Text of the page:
Atypical chronic myeloid leukemia (aCML) is a rare haematological malignancy classified as a myelodysplastic/myeloproliferative neoplasm (MDS/MPN). Diagnostic criteria include leucocytosis with left shift, dysgranulopoiesis, minimal basophila and monocytosis, a hypercellular bone marrow, less than 20 % myeloblasts in the blood or bone marrow, and absence of the distinct molecular abnormalities of classical MPN (Arber et al., 2016). Until recently, treatment for aCML has been largely based on those agents used for either MDS or MPN type with varying degrees of success (Gotlib, 2017). While haematopoietic allogeneic stem cell transplantation remains the only curative therapy, it is limited to those aCML patients eligible for such a procedure (Onida et al., 2017). In other myeloid malignancies, targeted sequencing has identified recurrently mutated genes providing both insight into disease pathogenesis and helped to unmask therapeutically actionable molecular abnormalities.
Several studies have investigated the mutation profile of sizeable cohorts of aCML patients in chronic and blast crisis phases by targeted sequencing of recurrently mutated genes of myeloid malignancies. However, in order to comprehensively survey the current mutational landscape of aCML, these studies together with smaller series and case reports adopting such targeted sequencing approaches in the literature, are summarised in Figure 1(Fig. 1) (References in Figure 1: Piazza et al., 2013; Meggendorfer et al., 2013; Meggendorfer et al., 2014; Gambacorti-Passerini et al., 2015; Khanna et al., 2015; Patnaik et al., 2017; Langabeer et al., 2017; Gilioli et al., 2018; Gurnari et al., 2018; Faisal et al., 2019). Caveats include the use of evolving classification criteria for aCML, possible duplication of patients in two or more studies, and differences in the genes covered by independent targeted sequencing approaches.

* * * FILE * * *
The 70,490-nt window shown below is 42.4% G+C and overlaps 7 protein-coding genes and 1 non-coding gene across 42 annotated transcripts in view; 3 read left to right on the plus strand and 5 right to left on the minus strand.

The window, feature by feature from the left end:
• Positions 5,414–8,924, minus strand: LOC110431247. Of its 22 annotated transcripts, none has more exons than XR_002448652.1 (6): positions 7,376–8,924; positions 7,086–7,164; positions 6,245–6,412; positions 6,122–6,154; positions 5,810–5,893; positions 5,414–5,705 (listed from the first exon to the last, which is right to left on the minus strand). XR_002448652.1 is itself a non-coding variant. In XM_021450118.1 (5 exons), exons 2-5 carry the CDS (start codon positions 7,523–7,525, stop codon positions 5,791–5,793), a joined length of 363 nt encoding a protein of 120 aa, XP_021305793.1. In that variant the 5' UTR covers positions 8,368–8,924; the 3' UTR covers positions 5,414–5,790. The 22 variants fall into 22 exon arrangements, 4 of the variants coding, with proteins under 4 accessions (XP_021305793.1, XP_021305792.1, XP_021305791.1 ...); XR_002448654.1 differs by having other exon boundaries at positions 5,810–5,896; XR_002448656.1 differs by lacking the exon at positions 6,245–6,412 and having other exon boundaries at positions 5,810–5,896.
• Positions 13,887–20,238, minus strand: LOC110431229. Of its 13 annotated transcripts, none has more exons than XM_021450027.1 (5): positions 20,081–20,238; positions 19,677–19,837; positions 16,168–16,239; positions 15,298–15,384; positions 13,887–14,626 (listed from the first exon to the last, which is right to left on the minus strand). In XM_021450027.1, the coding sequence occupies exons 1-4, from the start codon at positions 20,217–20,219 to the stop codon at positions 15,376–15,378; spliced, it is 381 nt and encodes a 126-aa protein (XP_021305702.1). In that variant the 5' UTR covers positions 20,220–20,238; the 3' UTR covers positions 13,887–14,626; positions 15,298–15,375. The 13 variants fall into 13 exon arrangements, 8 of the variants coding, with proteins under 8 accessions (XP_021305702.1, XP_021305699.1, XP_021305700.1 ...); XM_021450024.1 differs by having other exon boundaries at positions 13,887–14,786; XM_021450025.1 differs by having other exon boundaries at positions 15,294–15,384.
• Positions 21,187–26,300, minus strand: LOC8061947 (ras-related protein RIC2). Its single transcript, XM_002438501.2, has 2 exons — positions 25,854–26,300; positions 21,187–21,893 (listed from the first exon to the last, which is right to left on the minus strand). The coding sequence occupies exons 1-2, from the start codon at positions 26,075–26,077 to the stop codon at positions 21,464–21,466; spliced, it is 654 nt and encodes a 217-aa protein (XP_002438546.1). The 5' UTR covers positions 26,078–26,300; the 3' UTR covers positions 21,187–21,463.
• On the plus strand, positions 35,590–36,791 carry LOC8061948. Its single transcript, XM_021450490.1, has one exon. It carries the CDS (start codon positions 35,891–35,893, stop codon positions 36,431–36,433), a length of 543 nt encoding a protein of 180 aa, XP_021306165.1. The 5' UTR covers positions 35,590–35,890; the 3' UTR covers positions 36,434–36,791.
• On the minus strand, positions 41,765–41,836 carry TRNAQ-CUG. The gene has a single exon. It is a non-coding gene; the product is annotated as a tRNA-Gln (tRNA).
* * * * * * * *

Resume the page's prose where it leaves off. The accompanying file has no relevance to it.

From this summary, the most frequently mutated genes in aCML patients appear to be ASXL1, NRAS, SETBP1, SRSF2 and TET2. In addition to broad cytoreductive and supportive measures (Schwartz and Mascarenhas, 2019), clinical responses with inhibitors of mutated NRAS and FLT3 have been observed in single cases validating this individualized approach (Khanna et al., 2015; Langabeer et al., 2017).
Due to the lack of a standard of care combined with the clinical and genetic heterogeneity of this malignancy, a personalized prognostic and therapeutic direction to aCML management is anticipated, facilitated by the progressively fundamental role of targeted mutation profiling.
The author declares no conflict of interest.
Figure 1: Mutated myeloid malignancy-associated genes (red shading) by targeted sequencing in aCML patients
[*] Corresponding Author:
Stephen E. Langabeer, Cancer Molecular Diagnostics, St. James's Hospital, Dublin, Ireland; Phone: +353-1-4103576, Fax: +353-1-4103513, eMail: firstname.lastname@example.org